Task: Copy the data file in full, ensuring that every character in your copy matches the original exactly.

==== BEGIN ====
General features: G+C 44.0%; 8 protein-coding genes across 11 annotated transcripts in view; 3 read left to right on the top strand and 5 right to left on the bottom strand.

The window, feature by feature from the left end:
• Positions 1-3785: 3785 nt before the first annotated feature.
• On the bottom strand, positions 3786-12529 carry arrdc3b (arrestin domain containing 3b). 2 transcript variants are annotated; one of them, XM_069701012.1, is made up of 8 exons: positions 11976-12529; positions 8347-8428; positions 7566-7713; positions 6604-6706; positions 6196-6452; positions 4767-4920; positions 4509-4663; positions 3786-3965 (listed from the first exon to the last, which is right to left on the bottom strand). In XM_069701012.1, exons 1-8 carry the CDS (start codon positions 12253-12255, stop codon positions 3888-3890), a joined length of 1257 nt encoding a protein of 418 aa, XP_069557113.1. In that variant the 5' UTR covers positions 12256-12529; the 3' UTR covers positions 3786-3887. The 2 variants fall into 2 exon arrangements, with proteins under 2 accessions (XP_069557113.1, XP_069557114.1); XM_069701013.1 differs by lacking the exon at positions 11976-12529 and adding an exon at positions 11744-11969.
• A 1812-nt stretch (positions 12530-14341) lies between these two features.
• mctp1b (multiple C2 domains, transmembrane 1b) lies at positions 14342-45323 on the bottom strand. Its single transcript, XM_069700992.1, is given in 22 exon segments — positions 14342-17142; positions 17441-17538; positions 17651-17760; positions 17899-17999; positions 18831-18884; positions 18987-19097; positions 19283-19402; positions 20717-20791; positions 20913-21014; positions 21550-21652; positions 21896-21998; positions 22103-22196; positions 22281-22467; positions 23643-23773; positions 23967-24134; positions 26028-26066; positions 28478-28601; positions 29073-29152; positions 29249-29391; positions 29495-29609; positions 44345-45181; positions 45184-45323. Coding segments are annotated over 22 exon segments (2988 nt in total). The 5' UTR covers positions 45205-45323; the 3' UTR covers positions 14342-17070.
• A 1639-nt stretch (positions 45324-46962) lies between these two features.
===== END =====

General features: G+C 44.0%; 8 protein-coding genes across 11 annotated transcripts in view; 3 read left to right on the top strand and 5 right to left on the bottom strand.

The window, feature by feature from the left end:
• Positions 1-3785: 3785 nt before the first annotated feature.
• On the bottom strand, positions 3786-12529 carry arrdc3b (arrestin domain containing 3b). 2 transcript variants are annotated; one of them, XM_069701012.1, is made up of 8 exons: positions 11976-12529; positions 8347-8428; positions 7566-7713; positions 6604-6706; positions 6196-6452; positions 4767-4920; positions 4509-4663; positions 3786-3965 (listed from the first exon to the last, which is right to left on the bottom strand). In XM_069701012.1, exons 1-8 carry the CDS (start codon positions 12253-12255, stop codon positions 3888-3890), a joined length of 1257 nt encoding a protein of 418 aa, XP_069557113.1. In that variant the 5' UTR covers positions 12256-12529; the 3' UTR covers positions 3786-3887. The 2 variants fall into 2 exon arrangements, with proteins under 2 accessions (XP_069557113.1, XP_069557114.1); XM_069701013.1 differs by lacking the exon at positions 11976-12529 and adding an exon at positions 11744-11969.
• A 1812-nt stretch (positions 12530-14341) lies between these two features.
• mctp1b (multiple C2 domains, transmembrane 1b) lies at positions 14342-45323 on the bottom strand. Its single transcript, XM_069700992.1, is given in 22 exon segments — positions 14342-17142; positions 17441-17538; positions 17651-17760; positions 17899-17999; positions 18831-18884; positions 18987-19097; positions 19283-19402; positions 20717-20791; positions 20913-21014; positions 21550-21652; positions 21896-21998; positions 22103-22196; positions 22281-22467; positions 23643-23773; positions 23967-24134; positions 26028-26066; positions 28478-28601; positions 29073-29152; positions 29249-29391; positions 29495-29609; positions 44345-45181; positions 45184-45323. Coding segments are annotated over 22 exon segments (2988 nt in total). The 5' UTR covers positions 45205-45323; the 3' UTR covers positions 14342-17070.
• A 1639-nt stretch (positions 45324-46962) lies between these two features.